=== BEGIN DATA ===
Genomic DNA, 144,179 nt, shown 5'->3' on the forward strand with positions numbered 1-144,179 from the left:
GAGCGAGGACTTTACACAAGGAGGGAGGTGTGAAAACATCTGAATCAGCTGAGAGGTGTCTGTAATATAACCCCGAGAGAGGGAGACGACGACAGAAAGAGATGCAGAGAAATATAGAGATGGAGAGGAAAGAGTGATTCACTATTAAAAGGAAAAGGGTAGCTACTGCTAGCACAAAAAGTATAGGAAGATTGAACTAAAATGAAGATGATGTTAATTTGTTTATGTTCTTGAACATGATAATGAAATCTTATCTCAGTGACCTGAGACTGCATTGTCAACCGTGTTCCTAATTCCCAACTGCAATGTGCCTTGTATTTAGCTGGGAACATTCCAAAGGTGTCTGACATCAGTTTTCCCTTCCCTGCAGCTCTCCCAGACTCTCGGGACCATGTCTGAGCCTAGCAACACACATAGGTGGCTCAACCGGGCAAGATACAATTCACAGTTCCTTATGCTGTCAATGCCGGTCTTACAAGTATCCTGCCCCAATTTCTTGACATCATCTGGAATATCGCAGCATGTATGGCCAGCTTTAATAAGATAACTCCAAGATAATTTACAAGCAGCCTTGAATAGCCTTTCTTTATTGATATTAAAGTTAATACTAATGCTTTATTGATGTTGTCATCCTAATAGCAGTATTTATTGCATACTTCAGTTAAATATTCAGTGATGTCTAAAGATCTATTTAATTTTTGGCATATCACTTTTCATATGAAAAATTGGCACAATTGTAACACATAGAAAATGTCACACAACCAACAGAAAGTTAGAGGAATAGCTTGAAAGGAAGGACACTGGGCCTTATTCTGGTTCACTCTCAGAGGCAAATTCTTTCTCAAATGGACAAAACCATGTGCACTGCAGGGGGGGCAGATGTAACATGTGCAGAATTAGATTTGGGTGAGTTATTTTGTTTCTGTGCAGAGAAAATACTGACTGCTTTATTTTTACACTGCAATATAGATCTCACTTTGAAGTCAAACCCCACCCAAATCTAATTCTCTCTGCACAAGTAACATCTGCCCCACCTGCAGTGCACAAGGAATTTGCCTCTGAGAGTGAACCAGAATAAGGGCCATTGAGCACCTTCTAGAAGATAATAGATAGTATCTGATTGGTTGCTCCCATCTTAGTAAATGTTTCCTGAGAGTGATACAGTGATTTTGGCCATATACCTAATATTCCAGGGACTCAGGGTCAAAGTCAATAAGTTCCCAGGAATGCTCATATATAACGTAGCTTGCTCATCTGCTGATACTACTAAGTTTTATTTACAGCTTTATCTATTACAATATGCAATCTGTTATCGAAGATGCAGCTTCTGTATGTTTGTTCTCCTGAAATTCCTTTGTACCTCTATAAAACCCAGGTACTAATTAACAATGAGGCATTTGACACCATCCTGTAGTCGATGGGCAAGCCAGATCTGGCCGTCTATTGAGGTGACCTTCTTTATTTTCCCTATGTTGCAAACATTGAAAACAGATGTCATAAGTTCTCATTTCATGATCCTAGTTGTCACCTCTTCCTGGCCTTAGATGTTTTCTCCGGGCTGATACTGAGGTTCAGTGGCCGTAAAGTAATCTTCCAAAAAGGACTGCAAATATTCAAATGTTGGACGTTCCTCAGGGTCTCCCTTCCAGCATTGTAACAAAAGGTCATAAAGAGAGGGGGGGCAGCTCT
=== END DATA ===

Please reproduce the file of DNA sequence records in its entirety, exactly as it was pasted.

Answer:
Genomic DNA, 144,179 nt, shown 5'->3' on the forward strand with positions numbered 1-144,179 from the left:
GAGCGAGGACTTTACACAAGGAGGGAGGTGTGAAAACATCTGAATCAGCTGAGAGGTGTCTGTAATATAACCCCGAGAGAGGGAGACGACGACAGAAAGAGATGCAGAGAAATATAGAGATGGAGAGGAAAGAGTGATTCACTATTAAAAGGAAAAGGGTAGCTACTGCTAGCACAAAAAGTATAGGAAGATTGAACTAAAATGAAGATGATGTTAATTTGTTTATGTTCTTGAACATGATAATGAAATCTTATCTCAGTGACCTGAGACTGCATTGTCAACCGTGTTCCTAATTCCCAACTGCAATGTGCCTTGTATTTAGCTGGGAACATTCCAAAGGTGTCTGACATCAGTTTTCCCTTCCCTGCAGCTCTCCCAGACTCTCGGGACCATGTCTGAGCCTAGCAACACACATAGGTGGCTCAACCGGGCAAGATACAATTCACAGTTCCTTATGCTGTCAATGCCGGTCTTACAAGTATCCTGCCCCAATTTCTTGACATCATCTGGAATATCGCAGCATGTATGGCCAGCTTTAATAAGATAACTCCAAGATAATTTACAAGCAGCCTTGAATAGCCTTTCTTTATTGATATTAAAGTTAATACTAATGCTTTATTGATGTTGTCATCCTAATAGCAGTATTTATTGCATACTTCAGTTAAATATTCAGTGATGTCTAAAGATCTATTTAATTTTTGGCATATCACTTTTCATATGAAAAATTGGCACAATTGTAACACATAGAAAATGTCACACAACCAACAGAAAGTTAGAGGAATAGCTTGAAAGGAAGGACACTGGGCCTTATTCTGGTTCACTCTCAGAGGCAAATTCTTTCTCAAATGGACAAAACCATGTGCACTGCAGGGGGGGCAGATGTAACATGTGCAGAATTAGATTTGGGTGAGTTATTTTGTTTCTGTGCAGAGAAAATACTGACTGCTTTATTTTTACACTGCAATATAGATCTCACTTTGAAGTCAAACCCCACCCAAATCTAATTCTCTCTGCACAAGTAACATCTGCCCCACCTGCAGTGCACAAGGAATTTGCCTCTGAGAGTGAACCAGAATAAGGGCCATTGAGCACCTTCTAGAAGATAATAGATAGTATCTGATTGGTTGCTCCCATCTTAGTAAATGTTTCCTGAGAGTGATACAGTGATTTTGGCCATATACCTAATATTCCAGGGACTCAGGGTCAAAGTCAATAAGTTCCCAGGAATGCTCATATATAACGTAGCTTGCTCATCTGCTGATACTACTAAGTTTTATTTACAGCTTTATCTATTACAATATGCAATCTGTTATCGAAGATGCAGCTTCTGTATGTTTGTTCTCCTGAAATTCCTTTGTACCTCTATAAAACCCAGGTACTAATTAACAATGAGGCATTTGACACCATCCTGTAGTCGATGGGCAAGCCAGATCTGGCCGTCTATTGAGGTGACCTTCTTTATTTTCCCTATGTTGCAAACATTGAAAACAGATGTCATAAGTTCTCATTTCATGATCCTAGTTGTCACCTCTTCCTGGCCTTAGATGTTTTCTCCGGGCTGATACTGAGGTTCAGTGGCCGTAAAGTAATCTTCCAAAAAGGACTGCAAATATTCAAATGTTGGACGTTCCTCAGGGTCTCCCTTCCAGCATTGTAACAAAAGGTCATAAAGAGAGGGGGGGCAGCTCT